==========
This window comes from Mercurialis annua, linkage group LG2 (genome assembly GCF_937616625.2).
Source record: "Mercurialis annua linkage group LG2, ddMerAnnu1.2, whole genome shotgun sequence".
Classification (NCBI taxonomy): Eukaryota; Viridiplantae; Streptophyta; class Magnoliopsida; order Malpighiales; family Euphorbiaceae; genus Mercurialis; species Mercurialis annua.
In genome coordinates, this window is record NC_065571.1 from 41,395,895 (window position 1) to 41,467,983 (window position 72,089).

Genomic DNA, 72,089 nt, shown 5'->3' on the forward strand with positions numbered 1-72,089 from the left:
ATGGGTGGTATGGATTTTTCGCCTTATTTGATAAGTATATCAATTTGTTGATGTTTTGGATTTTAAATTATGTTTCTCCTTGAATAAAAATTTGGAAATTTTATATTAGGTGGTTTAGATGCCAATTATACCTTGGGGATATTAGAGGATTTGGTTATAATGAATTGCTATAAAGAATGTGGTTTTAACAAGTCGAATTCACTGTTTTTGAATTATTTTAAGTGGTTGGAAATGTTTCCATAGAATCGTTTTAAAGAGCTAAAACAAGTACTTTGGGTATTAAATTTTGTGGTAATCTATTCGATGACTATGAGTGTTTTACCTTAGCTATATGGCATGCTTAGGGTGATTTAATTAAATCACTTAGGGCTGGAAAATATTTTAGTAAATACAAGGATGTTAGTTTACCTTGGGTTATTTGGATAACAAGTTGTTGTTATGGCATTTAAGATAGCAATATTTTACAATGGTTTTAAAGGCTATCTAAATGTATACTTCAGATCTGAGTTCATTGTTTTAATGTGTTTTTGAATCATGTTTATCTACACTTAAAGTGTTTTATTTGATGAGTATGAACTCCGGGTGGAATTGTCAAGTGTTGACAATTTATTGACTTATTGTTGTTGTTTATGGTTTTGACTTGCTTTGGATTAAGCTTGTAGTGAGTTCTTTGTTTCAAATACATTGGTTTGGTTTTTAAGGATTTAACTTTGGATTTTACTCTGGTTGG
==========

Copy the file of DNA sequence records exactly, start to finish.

This window comes from Mercurialis annua, linkage group LG2 (genome assembly GCF_937616625.2).
Source record: "Mercurialis annua linkage group LG2, ddMerAnnu1.2, whole genome shotgun sequence".
Classification (NCBI taxonomy): Eukaryota; Viridiplantae; Streptophyta; class Magnoliopsida; order Malpighiales; family Euphorbiaceae; genus Mercurialis; species Mercurialis annua.
In genome coordinates, this window is record NC_065571.1 from 41,395,895 (window position 1) to 41,467,983 (window position 72,089).

Genomic DNA, 72,089 nt, shown 5'->3' on the forward strand with positions numbered 1-72,089 from the left:
ATGGGTGGTATGGATTTTTCGCCTTATTTGATAAGTATATCAATTTGTTGATGTTTTGGATTTTAAATTATGTTTCTCCTTGAATAAAAATTTGGAAATTTTATATTAGGTGGTTTAGATGCCAATTATACCTTGGGGATATTAGAGGATTTGGTTATAATGAATTGCTATAAAGAATGTGGTTTTAACAAGTCGAATTCACTGTTTTTGAATTATTTTAAGTGGTTGGAAATGTTTCCATAGAATCGTTTTAAAGAGCTAAAACAAGTACTTTGGGTATTAAATTTTGTGGTAATCTATTCGATGACTATGAGTGTTTTACCTTAGCTATATGGCATGCTTAGGGTGATTTAATTAAATCACTTAGGGCTGGAAAATATTTTAGTAAATACAAGGATGTTAGTTTACCTTGGGTTATTTGGATAACAAGTTGTTGTTATGGCATTTAAGATAGCAATATTTTACAATGGTTTTAAAGGCTATCTAAATGTATACTTCAGATCTGAGTTCATTGTTTTAATGTGTTTTTGAATCATGTTTATCTACACTTAAAGTGTTTTATTTGATGAGTATGAACTCCGGGTGGAATTGTCAAGTGTTGACAATTTATTGACTTATTGTTGTTGTTTATGGTTTTGACTTGCTTTGGATTAAGCTTGTAGTGAGTTCTTTGTTTCAAATACATTGGTTTGGTTTTTAAGGATTTAACTTTGGATTTTACTCTGGTTGG